Marco Rubio, World's Biggest Hypocrite, Will Vote for Donald Trump

On the campaign trail, Marco Rubio painted the prospect of a Donald Trump presidency like some combination of allowing Bernie Madoff and Pol Pot into the White House. A brief selection of words Rubio used to describe Trump include "con man,"  "dangerous," "strong man," and "catastrophic." He (correctly) called him a defender of white supremacists and someone who should never have his (tiny, tiny) hands on the nuclear codes. Rubio even sold dozens of #NeverTrump products, including mugs and yoga pants.

And now he's voting for him. In an interview with NBC's Today, Rubio confirmed he'll cast his ballot for Trump. Why? Because Rubio is a gigantic walking neon billboard flashing the word "hypocrite" and less a human than a semiconscious blob of amoral political ambition.

Just kidding. He says it's because he signed a pledge to support the eventual GOP nominee and because Hillary is worse than Trump.
"The only other choice then would be to vote for Hillary Clinton or to abstain, both of which would be supportive of her, and I have even more policy differences with her, and I’m even more scared about her being in control of the U.S. government," he told NBC's Savannah Guthrie. 

Say what? If you legitimately think a guy is a dictator in the making who is going to nuke the world while using the U.S. government as a giant Ponzi scheme, you don't case a vote for him. 

Just ask Jeb Bush, who at least had the dignity to realize the only space for a mainline Republican in this election is on the sidelines, sitting it out altogether. Plenty of other Republicans in Miami have made the same realization, including Miami Mayor Tomás Regalado, who announced yesterday he's in the #NeverTrump camp.

Even Norman Braman, the auto magnate who singlehandedly funded Rubio's campaign in the early stages, tells New Times there's zero chance he'll vote for Trump.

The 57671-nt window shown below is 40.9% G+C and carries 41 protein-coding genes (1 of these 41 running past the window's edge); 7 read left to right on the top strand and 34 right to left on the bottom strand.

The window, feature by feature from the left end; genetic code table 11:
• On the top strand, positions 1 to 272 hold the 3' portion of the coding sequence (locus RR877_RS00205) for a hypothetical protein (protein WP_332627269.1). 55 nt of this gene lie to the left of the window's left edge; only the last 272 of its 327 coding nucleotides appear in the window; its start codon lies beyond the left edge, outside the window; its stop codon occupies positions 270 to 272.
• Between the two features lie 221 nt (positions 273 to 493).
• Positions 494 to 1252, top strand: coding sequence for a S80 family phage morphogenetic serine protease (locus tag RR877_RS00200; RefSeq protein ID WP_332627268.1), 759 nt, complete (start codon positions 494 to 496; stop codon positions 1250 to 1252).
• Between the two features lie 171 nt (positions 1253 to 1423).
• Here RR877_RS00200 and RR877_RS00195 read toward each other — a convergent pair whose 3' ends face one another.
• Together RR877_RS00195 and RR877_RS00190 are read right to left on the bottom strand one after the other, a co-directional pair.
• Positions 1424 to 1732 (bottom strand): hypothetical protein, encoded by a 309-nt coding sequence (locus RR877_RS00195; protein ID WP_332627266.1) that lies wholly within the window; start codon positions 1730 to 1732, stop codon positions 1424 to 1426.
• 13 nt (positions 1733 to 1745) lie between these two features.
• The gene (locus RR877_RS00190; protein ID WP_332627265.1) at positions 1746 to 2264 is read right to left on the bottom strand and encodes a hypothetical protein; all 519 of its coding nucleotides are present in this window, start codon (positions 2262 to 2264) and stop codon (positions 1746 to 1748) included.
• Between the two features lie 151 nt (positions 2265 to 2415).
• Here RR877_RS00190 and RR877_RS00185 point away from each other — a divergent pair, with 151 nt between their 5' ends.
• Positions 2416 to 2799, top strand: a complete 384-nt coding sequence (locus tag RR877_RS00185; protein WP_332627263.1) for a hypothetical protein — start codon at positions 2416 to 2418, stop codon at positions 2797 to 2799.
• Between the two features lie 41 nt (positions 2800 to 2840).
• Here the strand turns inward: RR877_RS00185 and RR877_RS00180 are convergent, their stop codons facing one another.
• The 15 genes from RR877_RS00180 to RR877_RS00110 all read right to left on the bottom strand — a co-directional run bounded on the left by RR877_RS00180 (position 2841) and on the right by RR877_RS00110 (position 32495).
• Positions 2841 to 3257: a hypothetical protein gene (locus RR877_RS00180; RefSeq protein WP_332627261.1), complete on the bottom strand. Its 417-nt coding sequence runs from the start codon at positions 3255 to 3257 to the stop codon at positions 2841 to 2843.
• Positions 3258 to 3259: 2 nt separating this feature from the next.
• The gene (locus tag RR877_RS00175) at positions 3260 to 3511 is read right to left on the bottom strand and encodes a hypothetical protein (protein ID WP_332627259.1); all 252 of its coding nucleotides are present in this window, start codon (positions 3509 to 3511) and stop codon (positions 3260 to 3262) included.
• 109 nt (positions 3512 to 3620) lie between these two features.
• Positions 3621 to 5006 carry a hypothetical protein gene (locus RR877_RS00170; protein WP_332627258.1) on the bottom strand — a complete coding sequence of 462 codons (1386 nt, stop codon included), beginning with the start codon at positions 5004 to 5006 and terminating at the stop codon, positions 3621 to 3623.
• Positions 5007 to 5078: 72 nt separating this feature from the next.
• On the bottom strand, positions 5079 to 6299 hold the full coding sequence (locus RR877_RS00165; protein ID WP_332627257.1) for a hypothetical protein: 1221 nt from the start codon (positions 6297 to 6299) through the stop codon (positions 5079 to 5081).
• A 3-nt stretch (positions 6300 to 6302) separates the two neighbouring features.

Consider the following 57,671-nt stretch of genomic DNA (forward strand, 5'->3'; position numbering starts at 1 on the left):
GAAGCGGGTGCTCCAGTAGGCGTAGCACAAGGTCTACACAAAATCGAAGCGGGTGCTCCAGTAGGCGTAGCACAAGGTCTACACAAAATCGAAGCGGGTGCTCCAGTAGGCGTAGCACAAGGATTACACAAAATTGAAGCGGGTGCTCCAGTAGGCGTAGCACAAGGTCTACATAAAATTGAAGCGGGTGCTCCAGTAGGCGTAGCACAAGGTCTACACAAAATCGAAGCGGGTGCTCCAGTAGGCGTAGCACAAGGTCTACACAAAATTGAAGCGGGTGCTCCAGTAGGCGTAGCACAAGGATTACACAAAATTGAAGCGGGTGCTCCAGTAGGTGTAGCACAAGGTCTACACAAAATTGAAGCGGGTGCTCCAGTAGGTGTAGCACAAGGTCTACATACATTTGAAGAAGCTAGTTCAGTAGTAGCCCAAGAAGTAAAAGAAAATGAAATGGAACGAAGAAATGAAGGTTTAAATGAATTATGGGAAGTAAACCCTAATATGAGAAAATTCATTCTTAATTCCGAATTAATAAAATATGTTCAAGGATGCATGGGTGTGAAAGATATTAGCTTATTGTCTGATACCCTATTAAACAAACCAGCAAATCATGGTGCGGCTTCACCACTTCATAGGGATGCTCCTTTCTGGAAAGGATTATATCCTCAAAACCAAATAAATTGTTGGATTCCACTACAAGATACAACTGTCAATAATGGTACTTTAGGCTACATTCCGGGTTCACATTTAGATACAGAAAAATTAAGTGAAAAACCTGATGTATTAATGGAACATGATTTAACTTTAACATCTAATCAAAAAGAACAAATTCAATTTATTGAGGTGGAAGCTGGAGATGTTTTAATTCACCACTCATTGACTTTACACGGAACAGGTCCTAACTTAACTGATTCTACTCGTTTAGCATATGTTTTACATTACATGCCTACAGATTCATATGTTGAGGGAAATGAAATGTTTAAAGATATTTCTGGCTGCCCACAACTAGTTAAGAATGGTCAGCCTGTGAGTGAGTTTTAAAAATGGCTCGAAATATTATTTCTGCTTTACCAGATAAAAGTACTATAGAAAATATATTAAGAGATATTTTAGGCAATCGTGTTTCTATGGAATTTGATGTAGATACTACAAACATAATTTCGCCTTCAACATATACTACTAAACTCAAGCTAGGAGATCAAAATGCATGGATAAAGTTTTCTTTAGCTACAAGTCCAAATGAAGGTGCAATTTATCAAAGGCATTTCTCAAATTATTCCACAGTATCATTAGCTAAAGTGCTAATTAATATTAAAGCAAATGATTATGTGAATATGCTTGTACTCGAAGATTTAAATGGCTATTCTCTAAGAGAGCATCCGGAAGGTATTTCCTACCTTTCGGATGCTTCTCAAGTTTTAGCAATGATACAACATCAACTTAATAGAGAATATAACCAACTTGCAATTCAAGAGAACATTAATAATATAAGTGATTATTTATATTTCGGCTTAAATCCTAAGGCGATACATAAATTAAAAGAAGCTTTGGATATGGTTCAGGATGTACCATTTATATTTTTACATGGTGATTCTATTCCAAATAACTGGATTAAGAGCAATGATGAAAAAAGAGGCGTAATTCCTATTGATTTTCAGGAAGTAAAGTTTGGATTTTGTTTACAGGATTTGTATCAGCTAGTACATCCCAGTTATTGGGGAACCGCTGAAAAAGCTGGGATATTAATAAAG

"I will not be supporting Donald Trump," Braman says. "I don't know what I'll do on Election Day. But I'm sure of one thing, that I'm not voting for Trump."

Braman, to be fair, does let Rubio off the hook on the technicality of his signed pledge to support the eventual GOP nominee. "He signed a pledge. He's just keeping his word," Braman says. 

But others on the right have pointed out that the pledge isn't reason enough to vote for a guy who is — as Rubio said countless times on the trail — too dangerous to be president. 

Jay Caruso, a writer at #NeverTrump conservative site RedState, tore into Rubio for hiding behind that reasoning.

Some people will argue that Rubio is holding to his word and the GOP pledge by voting for Trump. I get that, but something has to give. Would you call somebody a liar, con man, thief, and a jerk only turn around and say, “Oh yeah, I’ll go into business with that guy.”

I can “pledge” to do something as well, but the idea that a pledge cannot be broken is nonsense. There needs to be a good faith error on both sides. Donald Trump doesn’t give a crap about anybody else but himself. He wants “teamwork” only when it benefits him. If he hadn’t won the nomination, does anybody really think Trump wouldn’t have broken the pledge? He would have done without apology claiming he did so because other candidates were “being very unfair” to him. 
The truth is that from the moment he entered politics as a precocious 26-year-old on the West Miami city commission, Rubio has been a political opportunist first and foremost. Now that Trump is inevitable, Rubio's capitulation was all too predictable.
KEEP MIAMI NEW TIMES FREE... Since we started Miami New Times, it has been defined as the free, independent voice of Miami, and we'd like to keep it that way. With local media under siege, it's more important than ever for us to rally support behind funding our local journalism. You can help by participating in our "I Support" program, allowing us to keep offering readers access to our incisive coverage of local news, food and culture with no paywalls.
Tim Elfrink is a former investigative reporter and managing editor for Miami New Times. He has won the George Polk Award and was a finalist for the Goldsmith Prize for Investigative Reporting.
Contact: Tim Elfrink